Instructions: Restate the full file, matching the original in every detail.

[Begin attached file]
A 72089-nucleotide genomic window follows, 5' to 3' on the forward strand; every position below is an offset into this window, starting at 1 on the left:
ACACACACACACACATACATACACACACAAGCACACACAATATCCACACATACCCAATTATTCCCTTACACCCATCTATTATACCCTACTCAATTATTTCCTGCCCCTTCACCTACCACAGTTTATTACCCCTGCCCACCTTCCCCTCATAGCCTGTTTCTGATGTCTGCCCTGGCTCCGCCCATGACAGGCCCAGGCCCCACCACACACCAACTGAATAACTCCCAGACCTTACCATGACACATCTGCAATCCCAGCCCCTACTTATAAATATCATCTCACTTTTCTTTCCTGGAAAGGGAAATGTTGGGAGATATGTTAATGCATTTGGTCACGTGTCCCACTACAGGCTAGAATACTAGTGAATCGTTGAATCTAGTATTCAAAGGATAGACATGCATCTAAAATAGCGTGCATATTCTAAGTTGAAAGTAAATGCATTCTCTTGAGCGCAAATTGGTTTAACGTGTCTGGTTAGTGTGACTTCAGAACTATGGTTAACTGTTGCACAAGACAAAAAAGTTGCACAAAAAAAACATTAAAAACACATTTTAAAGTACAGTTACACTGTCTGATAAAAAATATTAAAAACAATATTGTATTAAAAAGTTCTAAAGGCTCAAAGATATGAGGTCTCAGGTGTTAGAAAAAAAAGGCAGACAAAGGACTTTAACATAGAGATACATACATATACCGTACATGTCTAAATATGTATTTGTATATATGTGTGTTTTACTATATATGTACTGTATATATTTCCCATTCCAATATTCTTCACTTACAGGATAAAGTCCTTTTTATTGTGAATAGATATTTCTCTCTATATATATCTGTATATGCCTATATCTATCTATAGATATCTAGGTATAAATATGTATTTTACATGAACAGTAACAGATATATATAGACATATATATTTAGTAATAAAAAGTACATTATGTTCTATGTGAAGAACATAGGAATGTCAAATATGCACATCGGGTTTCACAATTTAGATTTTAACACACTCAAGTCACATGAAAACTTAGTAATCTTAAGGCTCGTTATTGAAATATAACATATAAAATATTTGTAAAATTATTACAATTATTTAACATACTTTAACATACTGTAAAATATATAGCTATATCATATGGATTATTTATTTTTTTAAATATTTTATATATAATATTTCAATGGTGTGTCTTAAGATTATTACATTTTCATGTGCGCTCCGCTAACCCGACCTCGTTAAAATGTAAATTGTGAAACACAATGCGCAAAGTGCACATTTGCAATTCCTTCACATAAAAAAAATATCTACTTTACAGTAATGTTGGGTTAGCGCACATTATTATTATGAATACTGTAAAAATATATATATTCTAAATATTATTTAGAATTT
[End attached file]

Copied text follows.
A 72089-nucleotide genomic window follows, 5' to 3' on the forward strand; every position below is an offset into this window, starting at 1 on the left:
ACACACACACACACATACATACACACACAAGCACACACAATATCCACACATACCCAATTATTCCCTTACACCCATCTATTATACCCTACTCAATTATTTCCTGCCCCTTCACCTACCACAGTTTATTACCCCTGCCCACCTTCCCCTCATAGCCTGTTTCTGATGTCTGCCCTGGCTCCGCCCATGACAGGCCCAGGCCCCACCACACACCAACTGAATAACTCCCAGACCTTACCATGACACATCTGCAATCCCAGCCCCTACTTATAAATATCATCTCACTTTTCTTTCCTGGAAAGGGAAATGTTGGGAGATATGTTAATGCATTTGGTCACGTGTCCCACTACAGGCTAGAATACTAGTGAATCGTTGAATCTAGTATTCAAAGGATAGACATGCATCTAAAATAGCGTGCATATTCTAAGTTGAAAGTAAATGCATTCTCTTGAGCGCAAATTGGTTTAACGTGTCTGGTTAGTGTGACTTCAGAACTATGGTTAACTGTTGCACAAGACAAAAAAGTTGCACAAAAAAAACATTAAAAACACATTTTAAAGTACAGTTACACTGTCTGATAAAAAATATTAAAAACAATATTGTATTAAAAAGTTCTAAAGGCTCAAAGATATGAGGTCTCAGGTGTTAGAAAAAAAAGGCAGACAAAGGACTTTAACATAGAGATACATACATATACCGTACATGTCTAAATATGTATTTGTATATATGTGTGTTTTACTATATATGTACTGTATATATTTCCCATTCCAATATTCTTCACTTACAGGATAAAGTCCTTTTTATTGTGAATAGATATTTCTCTCTATATATATCTGTATATGCCTATATCTATCTATAGATATCTAGGTATAAATATGTATTTTACATGAACAGTAACAGATATATATAGACATATATATTTAGTAATAAAAAGTACATTATGTTCTATGTGAAGAACATAGGAATGTCAAATATGCACATCGGGTTTCACAATTTAGATTTTAACACACTCAAGTCACATGAAAACTTAGTAATCTTAAGGCTCGTTATTGAAATATAACATATAAAATATTTGTAAAATTATTACAATTATTTAACATACTTTAACATACTGTAAAATATATAGCTATATCATATGGATTATTTATTTTTTTAAATATTTTATATATAATATTTCAATGGTGTGTCTTAAGATTATTACATTTTCATGTGCGCTCCGCTAACCCGACCTCGTTAAAATGTAAATTGTGAAACACAATGCGCAAAGTGCACATTTGCAATTCCTTCACATAAAAAAAATATCTACTTTACAGTAATGTTGGGTTAGCGCACATTATTATTATGAATACTGTAAAAATATATATATTCTAAATATTATTTAGAATTT